Road Trips

Indiana State Road 42 west from Mooresville

On October 18, 2008, I explored Indiana State Road 42 from end to end. It begins in Mooresville, just southwest of Indianapolis, and ends in Terre Haute. This isn’t a historic, or even an important, road. But SR 42 made for a fascinating road trip anyway, because it passes through some classic Indiana small towns and features two classic steel truss bridges.

I’m going to make this long ago road trip the site’s focus this week.

Go west, but only indirectly

There’s little reason to drive State Road 42 if you’re on your way to Terre Haute from the Indianapolis area. Both US 40 and I-70 do the job much faster. I-70 will get you there in an hour, where State Road 42 takes more than two.

State Road 42 is a narrow, minor highway. It was stitched together from a series of farm roads, and since the route has only seen minor improvements over the years, it makes many 90-degree turns around farm boundaries. But two steel truss bridges still stand on the road, as does a magnificent open-spandrel concrete arch bridge over a man-made lake. State Road 42 also takes you through some rolling Indiana farmland and several very small towns that still have some vigor in them.

If you’re not in a hurry, as I certainly wasn’t on an autumn Saturday, State Road 42 is a satisfying scenic drive that represents rural Indiana well.

I took this trip on what I figured would be my only chance to see some fall color in 2008. I might have had some better views in southern Indiana, but everybody goes to southern Indiana when the leaves pop, making for crowded roads. I was in the mood for some quiet time by myself, and after driving and carefully documenting the Michigan Road all summer I was ready for a pleasure drive. I’ve had sleepy little State Road 42 on my to-drive list for years, so this seemed like the perfect day.

State Road 42 begins at State Road 67 on Mooresville’s east side. Mooresville is essentially a southeastern suburb of Indianapolis.

©2008, Google Maps

Here’s where SR 42 begins, on the east side of Mooresville, at State Road 67.

State Road 42 begins

Until 1994, SR 42 began at (what was in 2008) the intersection of SR 267 inside Mooresville. Here’s a westbound photo of that intersection. (In 2021, SR 267 was relinquished to Mooresville and Hendricks County from here north to I-70.)

Original start of SR 42

Mooresville is a typical small Indiana town except that, at least on this Saturday, it was busy. Check out all these cars. The traffic didn’t let up while I was in town.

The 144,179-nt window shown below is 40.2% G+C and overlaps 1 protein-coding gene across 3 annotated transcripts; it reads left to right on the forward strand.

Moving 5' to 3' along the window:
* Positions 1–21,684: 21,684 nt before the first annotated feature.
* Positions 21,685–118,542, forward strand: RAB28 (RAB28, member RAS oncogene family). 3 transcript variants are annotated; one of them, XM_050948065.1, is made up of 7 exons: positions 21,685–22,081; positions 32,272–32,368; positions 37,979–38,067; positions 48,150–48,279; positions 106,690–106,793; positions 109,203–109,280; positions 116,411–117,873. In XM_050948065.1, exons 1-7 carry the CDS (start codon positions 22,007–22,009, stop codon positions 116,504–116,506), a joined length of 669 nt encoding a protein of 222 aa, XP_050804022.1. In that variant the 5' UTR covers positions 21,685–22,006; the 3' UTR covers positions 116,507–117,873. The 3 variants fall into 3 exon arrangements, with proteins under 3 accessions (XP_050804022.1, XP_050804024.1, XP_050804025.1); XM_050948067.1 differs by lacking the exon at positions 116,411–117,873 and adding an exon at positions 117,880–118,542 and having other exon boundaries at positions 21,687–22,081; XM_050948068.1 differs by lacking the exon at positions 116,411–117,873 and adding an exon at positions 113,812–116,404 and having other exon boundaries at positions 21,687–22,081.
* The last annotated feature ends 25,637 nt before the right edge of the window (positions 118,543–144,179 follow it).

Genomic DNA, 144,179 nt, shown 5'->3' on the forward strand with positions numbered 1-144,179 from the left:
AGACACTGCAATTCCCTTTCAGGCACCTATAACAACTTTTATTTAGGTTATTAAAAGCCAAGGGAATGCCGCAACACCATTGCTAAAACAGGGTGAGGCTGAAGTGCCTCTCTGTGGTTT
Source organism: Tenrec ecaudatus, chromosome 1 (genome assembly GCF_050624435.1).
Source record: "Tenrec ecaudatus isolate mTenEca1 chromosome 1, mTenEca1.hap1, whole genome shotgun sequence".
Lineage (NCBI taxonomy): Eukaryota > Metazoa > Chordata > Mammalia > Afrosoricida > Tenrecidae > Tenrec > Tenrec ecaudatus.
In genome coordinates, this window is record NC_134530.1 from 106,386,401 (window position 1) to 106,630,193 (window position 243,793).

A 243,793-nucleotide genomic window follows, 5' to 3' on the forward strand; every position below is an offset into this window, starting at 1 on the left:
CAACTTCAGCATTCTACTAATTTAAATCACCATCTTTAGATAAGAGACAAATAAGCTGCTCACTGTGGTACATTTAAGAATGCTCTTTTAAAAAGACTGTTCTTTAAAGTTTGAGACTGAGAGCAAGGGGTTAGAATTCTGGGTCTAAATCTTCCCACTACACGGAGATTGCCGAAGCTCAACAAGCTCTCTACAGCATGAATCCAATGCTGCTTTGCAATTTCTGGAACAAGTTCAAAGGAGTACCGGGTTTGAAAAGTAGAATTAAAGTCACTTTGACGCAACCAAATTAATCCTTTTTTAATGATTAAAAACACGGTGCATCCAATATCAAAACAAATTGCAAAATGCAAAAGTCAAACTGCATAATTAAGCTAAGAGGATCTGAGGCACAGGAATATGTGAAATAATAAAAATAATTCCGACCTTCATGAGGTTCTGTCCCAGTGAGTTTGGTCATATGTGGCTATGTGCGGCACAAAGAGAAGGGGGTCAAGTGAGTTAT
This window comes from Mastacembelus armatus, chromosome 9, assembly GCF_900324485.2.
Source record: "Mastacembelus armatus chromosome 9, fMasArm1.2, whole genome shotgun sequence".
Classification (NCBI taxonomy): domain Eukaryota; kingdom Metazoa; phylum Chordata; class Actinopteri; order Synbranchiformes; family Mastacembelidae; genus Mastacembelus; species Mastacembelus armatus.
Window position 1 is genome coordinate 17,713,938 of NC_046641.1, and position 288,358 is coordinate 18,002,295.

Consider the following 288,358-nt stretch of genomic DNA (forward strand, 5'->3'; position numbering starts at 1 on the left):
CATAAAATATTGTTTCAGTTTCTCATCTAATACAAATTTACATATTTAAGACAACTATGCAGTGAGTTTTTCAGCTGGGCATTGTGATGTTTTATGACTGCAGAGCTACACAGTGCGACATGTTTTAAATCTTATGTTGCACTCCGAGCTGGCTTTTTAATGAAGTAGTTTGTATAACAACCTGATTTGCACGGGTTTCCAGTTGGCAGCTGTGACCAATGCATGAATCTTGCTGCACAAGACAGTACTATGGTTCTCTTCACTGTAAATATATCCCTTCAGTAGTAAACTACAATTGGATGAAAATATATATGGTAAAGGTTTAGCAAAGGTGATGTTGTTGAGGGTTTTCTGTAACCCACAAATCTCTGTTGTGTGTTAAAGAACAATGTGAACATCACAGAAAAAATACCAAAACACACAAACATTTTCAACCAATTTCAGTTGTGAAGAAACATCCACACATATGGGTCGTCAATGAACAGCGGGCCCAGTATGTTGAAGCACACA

Westbound, Mooresville

SR 42 in Mooresville is lined with lovely older homes.

Old house, Mooresville
Another old house, Mooresville

On the western edge of town, the road took on its rural character.

Western outskirts of Mooresville

The Hoss Farm, just outside of Mooresville, looked pretty desolate. (The barn is gone now.)

Hoss Farm

The road curved just beyond the farm. Broad curves like these are rare along SR 42, except for a section in Putnam County. SR 42 was stitched together from a series of farm roads that naturally followed farm boundaries. A feature of roads built like this is that you make a lot of 90-degree curves, and even some hard rights and lefts, around farms. If SR 42 had become a more major road, the interests of speed and safety would have led the state to buy portions of the farmers’ land and smooth and straighten the road. But with US 40 not that far to the north, providing a fine link between Indianapolis and Terre Haute from before the advent of the state highway system, SR 42 stayed a minor road that never saw those kinds of improvements.

Curve

The West Union Friends Meeting has gathered on what is now SR 42 since 1832. They’ve been burying their dead there that long, as well.

West Union Cemetery
West Union Friends Meeting
West Union Friends Meeting

Next: The small towns of Monrovia and Eminence.

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Photography

Historic road infrastructure on Old State Road 37 and the Dixie Highway in Morgan County, Indiana

Let’s return to my 2007 road trip along Old State Road 37 and the Dixie Highway between Indianapolis and Bloomington.

Windows Live Local map, 2007

This is the segment of old road I spied from current State Road 37 that led me to make this road trip. It turned out to contain two historic pieces of road infrastructure.